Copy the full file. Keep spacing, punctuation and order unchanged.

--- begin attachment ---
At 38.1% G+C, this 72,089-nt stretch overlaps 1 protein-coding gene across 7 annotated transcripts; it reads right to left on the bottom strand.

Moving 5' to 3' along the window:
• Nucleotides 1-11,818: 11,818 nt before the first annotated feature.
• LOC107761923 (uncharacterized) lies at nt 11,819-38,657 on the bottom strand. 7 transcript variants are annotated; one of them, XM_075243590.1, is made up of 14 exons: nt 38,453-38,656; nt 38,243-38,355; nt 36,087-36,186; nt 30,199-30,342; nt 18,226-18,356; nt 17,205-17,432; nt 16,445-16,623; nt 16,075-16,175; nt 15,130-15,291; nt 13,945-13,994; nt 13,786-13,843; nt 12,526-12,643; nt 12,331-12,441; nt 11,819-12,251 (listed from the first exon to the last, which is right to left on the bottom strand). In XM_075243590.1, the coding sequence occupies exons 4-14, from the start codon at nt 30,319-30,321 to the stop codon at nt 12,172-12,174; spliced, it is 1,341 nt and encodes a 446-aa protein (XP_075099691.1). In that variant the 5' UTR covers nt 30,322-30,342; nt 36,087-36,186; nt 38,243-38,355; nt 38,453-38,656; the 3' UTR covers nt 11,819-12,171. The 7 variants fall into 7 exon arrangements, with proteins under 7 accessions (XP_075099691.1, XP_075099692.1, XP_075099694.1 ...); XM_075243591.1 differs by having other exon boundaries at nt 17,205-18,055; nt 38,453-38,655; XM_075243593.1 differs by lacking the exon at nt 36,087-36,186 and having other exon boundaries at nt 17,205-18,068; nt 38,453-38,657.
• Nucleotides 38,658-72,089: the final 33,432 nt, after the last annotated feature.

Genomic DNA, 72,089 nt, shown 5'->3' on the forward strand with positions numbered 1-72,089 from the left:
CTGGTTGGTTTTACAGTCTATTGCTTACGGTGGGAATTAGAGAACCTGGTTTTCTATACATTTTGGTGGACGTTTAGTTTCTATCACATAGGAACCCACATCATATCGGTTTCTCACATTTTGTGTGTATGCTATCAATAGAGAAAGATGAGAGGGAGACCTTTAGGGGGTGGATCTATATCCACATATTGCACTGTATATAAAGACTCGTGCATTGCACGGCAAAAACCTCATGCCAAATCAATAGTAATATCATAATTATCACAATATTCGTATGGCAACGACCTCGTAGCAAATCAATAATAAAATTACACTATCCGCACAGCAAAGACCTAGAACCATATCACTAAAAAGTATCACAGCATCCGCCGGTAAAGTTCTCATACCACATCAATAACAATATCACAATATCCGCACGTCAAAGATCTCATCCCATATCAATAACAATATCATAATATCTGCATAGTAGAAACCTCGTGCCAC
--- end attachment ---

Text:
At 38.1% G+C, this 72,089-nt stretch overlaps 1 protein-coding gene across 7 annotated transcripts; it reads right to left on the bottom strand.

Moving 5' to 3' along the window:
• Nucleotides 1-11,818: 11,818 nt before the first annotated feature.
• LOC107761923 (uncharacterized) lies at nt 11,819-38,657 on the bottom strand. 7 transcript variants are annotated; one of them, XM_075243590.1, is made up of 14 exons: nt 38,453-38,656; nt 38,243-38,355; nt 36,087-36,186; nt 30,199-30,342; nt 18,226-18,356; nt 17,205-17,432; nt 16,445-16,623; nt 16,075-16,175; nt 15,130-15,291; nt 13,945-13,994; nt 13,786-13,843; nt 12,526-12,643; nt 12,331-12,441; nt 11,819-12,251 (listed from the first exon to the last, which is right to left on the bottom strand). In XM_075243590.1, the coding sequence occupies exons 4-14, from the start codon at nt 30,319-30,321 to the stop codon at nt 12,172-12,174; spliced, it is 1,341 nt and encodes a 446-aa protein (XP_075099691.1). In that variant the 5' UTR covers nt 30,322-30,342; nt 36,087-36,186; nt 38,243-38,355; nt 38,453-38,656; the 3' UTR covers nt 11,819-12,171. The 7 variants fall into 7 exon arrangements, with proteins under 7 accessions (XP_075099691.1, XP_075099692.1, XP_075099694.1 ...); XM_075243591.1 differs by having other exon boundaries at nt 17,205-18,055; nt 38,453-38,655; XM_075243593.1 differs by lacking the exon at nt 36,087-36,186 and having other exon boundaries at nt 17,205-18,068; nt 38,453-38,657.
• Nucleotides 38,658-72,089: the final 33,432 nt, after the last annotated feature.

Genomic DNA, 72,089 nt, shown 5'->3' on the forward strand with positions numbered 1-72,089 from the left:
CTGGTTGGTTTTACAGTCTATTGCTTACGGTGGGAATTAGAGAACCTGGTTTTCTATACATTTTGGTGGACGTTTAGTTTCTATCACATAGGAACCCACATCATATCGGTTTCTCACATTTTGTGTGTATGCTATCAATAGAGAAAGATGAGAGGGAGACCTTTAGGGGGTGGATCTATATCCACATATTGCACTGTATATAAAGACTCGTGCATTGCACGGCAAAAACCTCATGCCAAATCAATAGTAATATCATAATTATCACAATATTCGTATGGCAACGACCTCGTAGCAAATCAATAATAAAATTACACTATCCGCACAGCAAAGACCTAGAACCATATCACTAAAAAGTATCACAGCATCCGCCGGTAAAGTTCTCATACCACATCAATAACAATATCACAATATCCGCACGTCAAAGATCTCATCCCATATCAATAACAATATCATAATATCTGCATAGTAGAAACCTCGTGCCAC